(above) was deemed unstainable in its location. Four of the six

trees will be replanted with advance specimens of the same

species. No doubt not everyone will be pleased – but when you

consider serious injury or even fatality was averted by blind

luck in February, it’s the right action.


The Australian Red Cross Blood Service has announced that

from July 10, it will no longer be sending its mobile van around

the bends to Avalon and will instead service the far northern

beaches from Mona Vale only. The ARCBS told Pittwater Life

it wished to thank donors north of Newport and hoped they

would continue their active support while also promoting the

importance of giving blood to the broader community. “The

Blood Service regularly reviews its operations to ensure we are

best meeting patient and donor needs. This is so we are best

placed to continue to provide the blood and blood products

that all Australians need,” a spokesman said. The Mona Vale

mobile blood unit will be in town on July 11, 12 and 13.


The reason Ausgrid have not being undertaking repairs or

maintenance across Pittwater of late is due to industrial action

following the tragic death of a linesman in North Sydney in

early April. We hear all work is on ‘Pause’ until the results of an

investigation into the fatality. Indefinite delays are expected,

with no ‘live’ work undertaken. We empathise with all concerned,

but in itself the delay presents safety issues for locals. In the

meantime, drive and cross the road carefully, people. Also this

month, Avalon resident Lisa Rayner wants to know why the creek

at Careel Bay has been allowed to become so heavily polluted. “It

really smells. I feel sorry for the people who live right

near the creek

and I feel sorry

for the poor ducks

living in the

stagnant water,”

she reports. “The

creek is full of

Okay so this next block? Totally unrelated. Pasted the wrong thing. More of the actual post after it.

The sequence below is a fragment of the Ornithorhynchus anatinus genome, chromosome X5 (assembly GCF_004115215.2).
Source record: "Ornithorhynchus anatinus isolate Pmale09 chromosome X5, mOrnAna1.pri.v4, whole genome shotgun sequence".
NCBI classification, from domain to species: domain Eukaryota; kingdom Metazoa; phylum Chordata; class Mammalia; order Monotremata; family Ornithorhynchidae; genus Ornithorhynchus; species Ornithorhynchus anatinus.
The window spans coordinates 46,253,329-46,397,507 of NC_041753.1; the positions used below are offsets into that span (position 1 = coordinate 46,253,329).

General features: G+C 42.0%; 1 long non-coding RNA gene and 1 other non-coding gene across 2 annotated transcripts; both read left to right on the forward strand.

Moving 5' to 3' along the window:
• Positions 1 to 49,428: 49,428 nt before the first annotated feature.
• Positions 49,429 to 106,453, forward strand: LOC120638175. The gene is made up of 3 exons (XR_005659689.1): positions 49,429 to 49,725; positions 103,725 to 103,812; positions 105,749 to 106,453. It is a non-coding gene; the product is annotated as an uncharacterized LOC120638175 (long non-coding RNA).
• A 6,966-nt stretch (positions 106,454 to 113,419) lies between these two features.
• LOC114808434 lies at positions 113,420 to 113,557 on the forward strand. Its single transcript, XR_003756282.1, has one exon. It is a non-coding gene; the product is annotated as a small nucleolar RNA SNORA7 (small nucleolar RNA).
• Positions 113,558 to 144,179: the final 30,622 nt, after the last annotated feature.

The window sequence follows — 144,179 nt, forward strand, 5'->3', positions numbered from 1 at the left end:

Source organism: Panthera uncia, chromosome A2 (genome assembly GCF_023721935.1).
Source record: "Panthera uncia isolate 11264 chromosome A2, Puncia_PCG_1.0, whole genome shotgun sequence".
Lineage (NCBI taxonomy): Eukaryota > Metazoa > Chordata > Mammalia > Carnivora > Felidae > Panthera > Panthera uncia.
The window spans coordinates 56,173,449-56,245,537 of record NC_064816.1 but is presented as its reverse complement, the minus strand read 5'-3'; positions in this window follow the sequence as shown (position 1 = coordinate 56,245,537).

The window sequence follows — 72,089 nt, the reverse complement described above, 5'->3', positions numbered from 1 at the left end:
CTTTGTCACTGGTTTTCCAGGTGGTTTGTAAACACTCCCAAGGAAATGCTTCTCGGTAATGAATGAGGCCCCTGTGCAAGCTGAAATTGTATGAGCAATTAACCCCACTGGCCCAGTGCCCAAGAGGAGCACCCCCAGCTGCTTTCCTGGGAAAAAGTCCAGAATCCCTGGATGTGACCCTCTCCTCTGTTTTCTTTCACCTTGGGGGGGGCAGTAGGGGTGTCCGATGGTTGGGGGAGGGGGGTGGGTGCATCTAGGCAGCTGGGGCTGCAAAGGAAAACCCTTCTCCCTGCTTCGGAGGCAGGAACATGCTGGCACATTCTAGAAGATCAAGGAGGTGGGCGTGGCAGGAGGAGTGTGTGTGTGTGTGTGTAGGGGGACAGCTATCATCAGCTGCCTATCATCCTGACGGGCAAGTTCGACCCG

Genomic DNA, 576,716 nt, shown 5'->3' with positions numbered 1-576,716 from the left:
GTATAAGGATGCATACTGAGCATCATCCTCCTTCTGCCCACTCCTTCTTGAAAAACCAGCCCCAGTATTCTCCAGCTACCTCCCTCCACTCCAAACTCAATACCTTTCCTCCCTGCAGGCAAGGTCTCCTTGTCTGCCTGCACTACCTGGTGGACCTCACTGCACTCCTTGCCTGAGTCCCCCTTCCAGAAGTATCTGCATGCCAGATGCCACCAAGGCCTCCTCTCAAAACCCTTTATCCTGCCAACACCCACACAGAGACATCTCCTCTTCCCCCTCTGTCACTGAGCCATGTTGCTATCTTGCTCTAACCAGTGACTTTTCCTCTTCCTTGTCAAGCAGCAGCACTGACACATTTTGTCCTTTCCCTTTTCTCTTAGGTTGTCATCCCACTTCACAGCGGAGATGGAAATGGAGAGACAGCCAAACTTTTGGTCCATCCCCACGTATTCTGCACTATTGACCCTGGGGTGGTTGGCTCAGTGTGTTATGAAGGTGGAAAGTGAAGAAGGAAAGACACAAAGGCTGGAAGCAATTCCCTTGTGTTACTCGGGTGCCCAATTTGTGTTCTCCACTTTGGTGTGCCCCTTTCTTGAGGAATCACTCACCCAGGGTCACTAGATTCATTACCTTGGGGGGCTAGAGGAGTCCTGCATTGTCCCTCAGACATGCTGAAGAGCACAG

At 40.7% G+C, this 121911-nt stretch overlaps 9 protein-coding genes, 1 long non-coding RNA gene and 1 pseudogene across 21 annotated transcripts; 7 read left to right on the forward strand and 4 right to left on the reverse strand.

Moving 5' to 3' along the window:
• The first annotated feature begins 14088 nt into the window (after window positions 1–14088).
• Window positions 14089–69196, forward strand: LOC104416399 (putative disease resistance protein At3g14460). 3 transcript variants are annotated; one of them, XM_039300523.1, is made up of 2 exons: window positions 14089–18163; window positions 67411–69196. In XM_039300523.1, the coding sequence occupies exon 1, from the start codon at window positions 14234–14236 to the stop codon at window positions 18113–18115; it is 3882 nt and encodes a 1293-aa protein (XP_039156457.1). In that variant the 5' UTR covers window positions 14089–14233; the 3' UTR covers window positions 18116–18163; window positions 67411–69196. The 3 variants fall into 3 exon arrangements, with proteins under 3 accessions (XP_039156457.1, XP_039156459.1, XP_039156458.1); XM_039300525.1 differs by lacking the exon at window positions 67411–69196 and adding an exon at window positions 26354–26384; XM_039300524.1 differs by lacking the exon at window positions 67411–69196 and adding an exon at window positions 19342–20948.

garbage – a lot

of it plastic. I

filled a huge

box of garbage

cleaning up only

a two-metresquare


it contained 18

bottles... and

four bongs.”

She has asked

Council to clean

up the creek;

but to those who

are responsible

for the litter in

the first place,

how about some

pride in your


24 JUNE 2019

The Local Voice Since 1991


Pittwater News

Probus Clubs update

Pittwater Probus Club

reports that in March,

member John Harston

was fortunate to visit and

enjoy the delights of Sri

Lanka. The deadly terrorist

bombings that occurred

over Easter have been of

great significance to him;

he thought that perhaps he

should defer his upcoming

scheduled Club talk on

the country. However, he

has decided to go ahead

as planned in order to try

to lift some of the despair

surrounding Sri Lanka by

highlighting its special and

enduring attractions. John

will speak at the next Club

meeting from 10am at Mona

Vale GC on Tuesday June 11.

Visitors welcome; more info

Geoff Sheppard 0437 274

074. Meanwhile Palm Beach

Probus Club’s guest speaker

in June is David Rosenberg, a

former American intelligence

officer. He worked at the

highly secret Joint Defence

Facility Pine Gap for 18 years

and will give an insider’s

account of what happens

behind those locked gates in

the Australian desert. More

recently David was the

technical and creative

consultant on the first ABC

TV/Netflix co-production

Pine Gap which premiered

at the Adelaide Festival. The

Club’s next meeting is at

9.30am at Club Palm Beach

on Wednesday June 15. More

info 9973 1247.

Survival study tips

For HSC students

High-profile psychologist

Dr Michael Carr-Gregg’s

‘Surviving Year 12’ seminar

at the Youth Services Expo

at Oxford Falls this month is

designed to prepare parents

and students for final

school years by providing

practical tips and strategies

from applied psychological

research. Students will

learn strategies to study

smarter and deal with stress

and anxiety; they’ll also

gain an understanding of

effective goal setting and

how they can keep things in

perspective so they can enjoy

the final year of school. Dr

Carr-Gregg is the author

of 14 best-selling books,

broadcaster and a specialist

in parenting, adolescents

and the use of technology

for mental health. The event

will take place at Oxford

Falls Grammar School with

support information and

stalls by relevant local

services (6pm-6.30pm) and

presentation by Dr Carr-

Gregg (6.30-8pm). Tickets

are free but limited, so book

your place now through

eventbrite. For more info

go to NB Council website

or contact the Youth

Services Team youth@


Fresh preserve talk

Learn how to preserve your

fruit and vegetables at a free

Continued on page 28



for rescued


There were emotional scenes

at Palm Beach recently when a

rock fisherman who was saved

from drowning by local surf

lifesavers returned to meet